(Bloomberg) --

The sultan of Oman landed in Saudi Arabia on Sunday in the first visit by an Omani leader in over a decade, a sign of shifting alliances in the Persian Gulf as the kingdom reaches out to states with closer ties to regional rival Iran.

Skyscrapers in the Saudi capital, Riyadh, were lit up in red and green, the colors of the Omani flag, to celebrate Sultan Haitham bin Tariq’s arrival. The visit to the city of Neom, where he was greeted by Saudi Arabia’s de facto ruler, Crown Prince Mohammed bin Salman, coincides with the opening of the first-ever land crossing connecting the countries as Oman tries to diversify trade routes.

The Saudi cabinet also authorized officials to prepare and sign draft agreements with Oman in a slew of fields including commerce, culture, investment promotion and post and transport.

“There’s been a lot of work behind the scenes to try to build the foundation of something much more significant between the Saudis and Omanis,” said Ayham Kamel, head of the Middle East and North Africa at the political risk consultancy Eurasia Group. “Sultan Haitham is viewed in Riyadh as leaning toward Saudi in terms of Gulf affairs.”

A closer relationship could be an economic boon for Oman, which is struggling to diversify its economy away from oil. It also comes as Prince Mohammed reaches out to states once held at a distance over differences in their approach to Iran. Saudi Arabia has forged closer ties with Iraq, hosting the prime minister in March, and reconciled this year with Qatar -- a Gulf neighbor it had a rancorous split from in 2017.

At the same time, tensions have spiked between Saudi Arabia and another Gulf Cooperation Council neighbor, the United Arab Emirates, over differences on oil policy, geopolitical views and economic competition.

READ MORE: Politics Seep Into Oil as Diverging Goals Test Saudi-UAE Ties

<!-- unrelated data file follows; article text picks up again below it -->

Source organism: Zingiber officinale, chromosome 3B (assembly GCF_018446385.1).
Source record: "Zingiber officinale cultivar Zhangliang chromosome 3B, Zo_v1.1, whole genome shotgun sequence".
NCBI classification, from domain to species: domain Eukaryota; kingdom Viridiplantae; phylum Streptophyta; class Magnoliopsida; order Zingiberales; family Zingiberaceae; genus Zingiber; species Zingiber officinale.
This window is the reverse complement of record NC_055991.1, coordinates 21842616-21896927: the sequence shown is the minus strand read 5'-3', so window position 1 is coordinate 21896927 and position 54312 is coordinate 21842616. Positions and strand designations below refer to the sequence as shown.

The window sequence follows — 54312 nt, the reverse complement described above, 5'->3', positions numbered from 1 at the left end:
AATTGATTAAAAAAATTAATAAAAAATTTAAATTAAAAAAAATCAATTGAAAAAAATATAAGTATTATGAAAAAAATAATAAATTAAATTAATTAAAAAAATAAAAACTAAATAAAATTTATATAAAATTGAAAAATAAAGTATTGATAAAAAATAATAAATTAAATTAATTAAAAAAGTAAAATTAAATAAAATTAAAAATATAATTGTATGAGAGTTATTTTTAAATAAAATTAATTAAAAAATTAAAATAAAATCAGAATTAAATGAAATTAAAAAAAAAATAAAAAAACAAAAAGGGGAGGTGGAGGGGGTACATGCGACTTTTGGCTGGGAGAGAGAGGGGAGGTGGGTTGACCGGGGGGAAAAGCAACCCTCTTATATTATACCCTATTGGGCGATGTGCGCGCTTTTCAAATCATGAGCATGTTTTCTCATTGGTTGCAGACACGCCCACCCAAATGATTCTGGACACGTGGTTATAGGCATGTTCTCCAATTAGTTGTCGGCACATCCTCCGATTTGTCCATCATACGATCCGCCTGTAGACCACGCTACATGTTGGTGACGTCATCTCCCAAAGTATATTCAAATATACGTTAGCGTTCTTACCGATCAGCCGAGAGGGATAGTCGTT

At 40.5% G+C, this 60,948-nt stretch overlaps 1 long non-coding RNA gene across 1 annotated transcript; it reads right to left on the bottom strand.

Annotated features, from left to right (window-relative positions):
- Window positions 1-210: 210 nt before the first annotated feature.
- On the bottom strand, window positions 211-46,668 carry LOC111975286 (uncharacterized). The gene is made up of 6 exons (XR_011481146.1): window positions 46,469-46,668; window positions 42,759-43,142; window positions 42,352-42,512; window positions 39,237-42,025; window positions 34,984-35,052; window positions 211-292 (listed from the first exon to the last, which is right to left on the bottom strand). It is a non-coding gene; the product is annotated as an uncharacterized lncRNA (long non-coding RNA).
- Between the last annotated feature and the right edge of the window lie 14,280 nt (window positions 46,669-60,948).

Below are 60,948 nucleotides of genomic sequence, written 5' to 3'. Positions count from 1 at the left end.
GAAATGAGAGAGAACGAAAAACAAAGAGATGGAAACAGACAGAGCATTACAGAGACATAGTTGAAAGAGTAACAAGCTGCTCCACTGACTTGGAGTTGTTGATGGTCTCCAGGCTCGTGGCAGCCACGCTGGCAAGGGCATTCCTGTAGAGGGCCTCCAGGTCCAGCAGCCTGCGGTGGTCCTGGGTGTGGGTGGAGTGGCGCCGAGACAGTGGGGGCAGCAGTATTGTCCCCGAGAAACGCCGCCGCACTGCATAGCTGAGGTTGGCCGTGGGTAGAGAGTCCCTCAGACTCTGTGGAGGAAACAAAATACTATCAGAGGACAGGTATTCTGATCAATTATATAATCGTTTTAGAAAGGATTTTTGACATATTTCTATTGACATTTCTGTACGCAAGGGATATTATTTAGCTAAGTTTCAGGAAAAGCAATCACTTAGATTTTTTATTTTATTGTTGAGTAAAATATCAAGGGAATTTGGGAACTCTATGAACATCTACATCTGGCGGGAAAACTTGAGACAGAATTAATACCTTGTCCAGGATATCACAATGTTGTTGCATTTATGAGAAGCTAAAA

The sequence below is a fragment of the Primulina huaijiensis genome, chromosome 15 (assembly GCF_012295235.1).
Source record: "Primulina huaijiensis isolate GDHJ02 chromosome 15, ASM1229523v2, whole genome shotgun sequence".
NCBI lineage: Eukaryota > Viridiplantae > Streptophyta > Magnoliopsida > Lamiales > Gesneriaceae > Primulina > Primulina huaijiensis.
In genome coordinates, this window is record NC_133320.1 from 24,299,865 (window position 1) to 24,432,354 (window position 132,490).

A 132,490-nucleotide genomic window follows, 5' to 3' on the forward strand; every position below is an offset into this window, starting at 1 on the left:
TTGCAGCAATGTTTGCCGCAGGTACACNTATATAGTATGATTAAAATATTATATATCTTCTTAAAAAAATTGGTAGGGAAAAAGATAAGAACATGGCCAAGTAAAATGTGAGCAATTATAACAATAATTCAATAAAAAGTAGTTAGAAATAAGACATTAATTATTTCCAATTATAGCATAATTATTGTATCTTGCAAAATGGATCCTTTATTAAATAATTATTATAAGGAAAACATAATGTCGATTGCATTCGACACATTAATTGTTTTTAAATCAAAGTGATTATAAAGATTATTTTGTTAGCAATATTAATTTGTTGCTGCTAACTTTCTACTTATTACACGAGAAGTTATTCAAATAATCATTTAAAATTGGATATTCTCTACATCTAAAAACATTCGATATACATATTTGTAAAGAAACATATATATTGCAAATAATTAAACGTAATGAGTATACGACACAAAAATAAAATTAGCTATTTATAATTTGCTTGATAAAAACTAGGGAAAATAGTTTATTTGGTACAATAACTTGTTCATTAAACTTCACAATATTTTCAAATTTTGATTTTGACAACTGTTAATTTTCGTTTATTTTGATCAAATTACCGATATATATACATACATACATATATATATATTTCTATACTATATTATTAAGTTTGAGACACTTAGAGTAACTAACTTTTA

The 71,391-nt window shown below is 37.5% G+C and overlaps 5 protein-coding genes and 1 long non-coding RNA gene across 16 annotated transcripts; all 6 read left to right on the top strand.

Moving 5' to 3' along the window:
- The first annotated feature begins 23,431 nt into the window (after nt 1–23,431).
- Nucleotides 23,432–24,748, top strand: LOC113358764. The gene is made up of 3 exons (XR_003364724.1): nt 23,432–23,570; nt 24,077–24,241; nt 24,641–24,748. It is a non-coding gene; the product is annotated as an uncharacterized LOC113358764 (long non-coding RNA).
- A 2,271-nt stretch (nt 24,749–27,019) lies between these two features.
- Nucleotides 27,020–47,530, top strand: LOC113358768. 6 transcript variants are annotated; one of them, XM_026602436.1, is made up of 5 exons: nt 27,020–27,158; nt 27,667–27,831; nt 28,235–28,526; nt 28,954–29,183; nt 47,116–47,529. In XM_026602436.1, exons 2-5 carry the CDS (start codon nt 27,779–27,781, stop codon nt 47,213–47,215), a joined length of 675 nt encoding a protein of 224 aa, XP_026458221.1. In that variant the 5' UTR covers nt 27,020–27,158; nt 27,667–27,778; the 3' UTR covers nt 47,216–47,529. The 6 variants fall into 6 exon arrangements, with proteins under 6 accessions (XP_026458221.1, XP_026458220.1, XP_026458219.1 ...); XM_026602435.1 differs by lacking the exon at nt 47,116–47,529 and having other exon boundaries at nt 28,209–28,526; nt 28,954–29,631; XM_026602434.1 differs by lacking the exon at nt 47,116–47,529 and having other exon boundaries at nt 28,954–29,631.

“It’s almost a new crown prince who thinks about regional affairs differently,” Kamel said. “He’s much more interested in building a GCC-centric multifaceted relationship that does not rely only on one ally, which used to be the UAE, but builds on a much broader network of alliances.”

Relations between Oman and Saudi Arabia had long been cool despite their shared border. Saudi officials were wary of Oman’s cordial ties with Iran, while Omani officials cultivated a careful neutrality in a volatile region and were wary of undue influence from their larger neighbor.

But the death last year of Omani Sultan Qaboos bin Said, who ruled for five decades, opened an opportunity for change. The visit to Saudi Arabia was Sultan Haitham’s first trip abroad since he came to power.

Any sign of reticence was gone this weekend, as Saudi public figures shared effusive social media posts celebrating the alliance.

“The Omani-Saudi relations are set to scale new heights after Sunday, ushering in a new era of wider prosperity and expanded cooperation,” the Times of Oman said on Saturday.

(Updates with sultan arriving in first paragraph)

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